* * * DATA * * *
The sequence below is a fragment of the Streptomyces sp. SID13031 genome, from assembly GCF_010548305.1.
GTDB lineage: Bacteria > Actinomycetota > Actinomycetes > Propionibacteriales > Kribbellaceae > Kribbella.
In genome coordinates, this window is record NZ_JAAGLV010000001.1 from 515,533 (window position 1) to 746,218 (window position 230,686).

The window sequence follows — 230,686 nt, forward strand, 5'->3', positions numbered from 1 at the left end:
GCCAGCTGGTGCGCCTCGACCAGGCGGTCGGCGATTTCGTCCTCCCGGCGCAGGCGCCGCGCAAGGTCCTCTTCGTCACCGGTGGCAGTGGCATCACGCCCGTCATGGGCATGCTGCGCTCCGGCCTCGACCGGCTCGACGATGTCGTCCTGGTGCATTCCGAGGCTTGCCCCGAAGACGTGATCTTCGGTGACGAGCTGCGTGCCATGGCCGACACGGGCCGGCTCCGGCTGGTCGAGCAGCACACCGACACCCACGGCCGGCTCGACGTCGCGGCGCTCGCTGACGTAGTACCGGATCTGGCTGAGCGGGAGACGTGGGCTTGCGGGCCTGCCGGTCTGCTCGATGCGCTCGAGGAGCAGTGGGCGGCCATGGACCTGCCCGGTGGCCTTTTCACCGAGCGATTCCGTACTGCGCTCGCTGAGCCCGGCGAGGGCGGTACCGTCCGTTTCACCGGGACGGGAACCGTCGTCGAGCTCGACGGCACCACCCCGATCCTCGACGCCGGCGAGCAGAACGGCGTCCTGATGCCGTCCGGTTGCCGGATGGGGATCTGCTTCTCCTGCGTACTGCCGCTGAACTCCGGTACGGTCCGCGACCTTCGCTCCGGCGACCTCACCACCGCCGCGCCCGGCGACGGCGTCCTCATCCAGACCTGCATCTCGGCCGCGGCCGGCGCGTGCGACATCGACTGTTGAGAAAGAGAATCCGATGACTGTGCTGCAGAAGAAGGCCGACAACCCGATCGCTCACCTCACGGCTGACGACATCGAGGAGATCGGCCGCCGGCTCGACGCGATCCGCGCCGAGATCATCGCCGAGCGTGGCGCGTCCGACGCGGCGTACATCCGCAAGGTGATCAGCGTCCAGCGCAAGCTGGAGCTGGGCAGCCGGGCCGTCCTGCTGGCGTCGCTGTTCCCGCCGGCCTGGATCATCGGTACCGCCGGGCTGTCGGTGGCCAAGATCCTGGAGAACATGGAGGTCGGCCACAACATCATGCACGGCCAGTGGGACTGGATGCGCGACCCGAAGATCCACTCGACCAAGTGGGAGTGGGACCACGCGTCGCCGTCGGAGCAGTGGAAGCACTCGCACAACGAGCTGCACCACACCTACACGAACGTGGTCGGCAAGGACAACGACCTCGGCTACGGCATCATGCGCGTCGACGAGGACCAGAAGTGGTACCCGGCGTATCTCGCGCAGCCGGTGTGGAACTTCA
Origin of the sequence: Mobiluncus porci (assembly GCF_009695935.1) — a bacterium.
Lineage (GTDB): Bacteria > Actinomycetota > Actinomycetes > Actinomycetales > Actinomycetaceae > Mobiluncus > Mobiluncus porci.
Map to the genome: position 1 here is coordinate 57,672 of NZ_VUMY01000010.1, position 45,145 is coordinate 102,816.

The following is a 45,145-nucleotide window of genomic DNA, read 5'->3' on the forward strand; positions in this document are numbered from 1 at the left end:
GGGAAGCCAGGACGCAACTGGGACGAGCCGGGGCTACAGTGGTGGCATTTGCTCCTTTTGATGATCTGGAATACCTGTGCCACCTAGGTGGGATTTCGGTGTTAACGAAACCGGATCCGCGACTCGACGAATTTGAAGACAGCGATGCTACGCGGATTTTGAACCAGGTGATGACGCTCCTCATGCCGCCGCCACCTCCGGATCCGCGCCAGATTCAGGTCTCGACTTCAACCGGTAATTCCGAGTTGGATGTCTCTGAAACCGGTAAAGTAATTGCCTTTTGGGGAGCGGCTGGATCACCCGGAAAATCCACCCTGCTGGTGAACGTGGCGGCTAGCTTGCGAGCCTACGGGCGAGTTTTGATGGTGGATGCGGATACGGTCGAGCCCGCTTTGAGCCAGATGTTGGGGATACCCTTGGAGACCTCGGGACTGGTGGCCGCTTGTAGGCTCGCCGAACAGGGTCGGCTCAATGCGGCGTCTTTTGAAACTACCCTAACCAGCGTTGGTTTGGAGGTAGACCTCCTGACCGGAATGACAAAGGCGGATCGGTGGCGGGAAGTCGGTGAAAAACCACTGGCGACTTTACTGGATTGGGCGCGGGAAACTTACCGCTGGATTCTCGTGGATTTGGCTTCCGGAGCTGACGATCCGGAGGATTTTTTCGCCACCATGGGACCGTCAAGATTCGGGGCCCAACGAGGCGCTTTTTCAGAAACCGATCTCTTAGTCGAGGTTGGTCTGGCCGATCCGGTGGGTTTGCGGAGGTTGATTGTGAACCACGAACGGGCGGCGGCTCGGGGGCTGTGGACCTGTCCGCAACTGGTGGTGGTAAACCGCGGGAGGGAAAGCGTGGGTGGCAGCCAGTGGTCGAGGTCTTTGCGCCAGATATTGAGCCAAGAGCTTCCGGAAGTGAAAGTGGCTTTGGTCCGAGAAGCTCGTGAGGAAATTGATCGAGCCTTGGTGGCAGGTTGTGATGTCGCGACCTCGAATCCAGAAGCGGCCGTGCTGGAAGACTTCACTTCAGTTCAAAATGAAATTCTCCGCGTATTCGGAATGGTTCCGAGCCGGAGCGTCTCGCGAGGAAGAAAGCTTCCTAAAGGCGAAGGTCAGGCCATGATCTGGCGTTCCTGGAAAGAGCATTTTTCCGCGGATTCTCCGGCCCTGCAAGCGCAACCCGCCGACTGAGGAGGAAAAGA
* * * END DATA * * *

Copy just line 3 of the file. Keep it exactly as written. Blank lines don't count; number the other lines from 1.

In genome coordinates, this window is record NZ_JAAGLV010000001.1 from 515,533 (window position 1) to 746,218 (window position 230,686).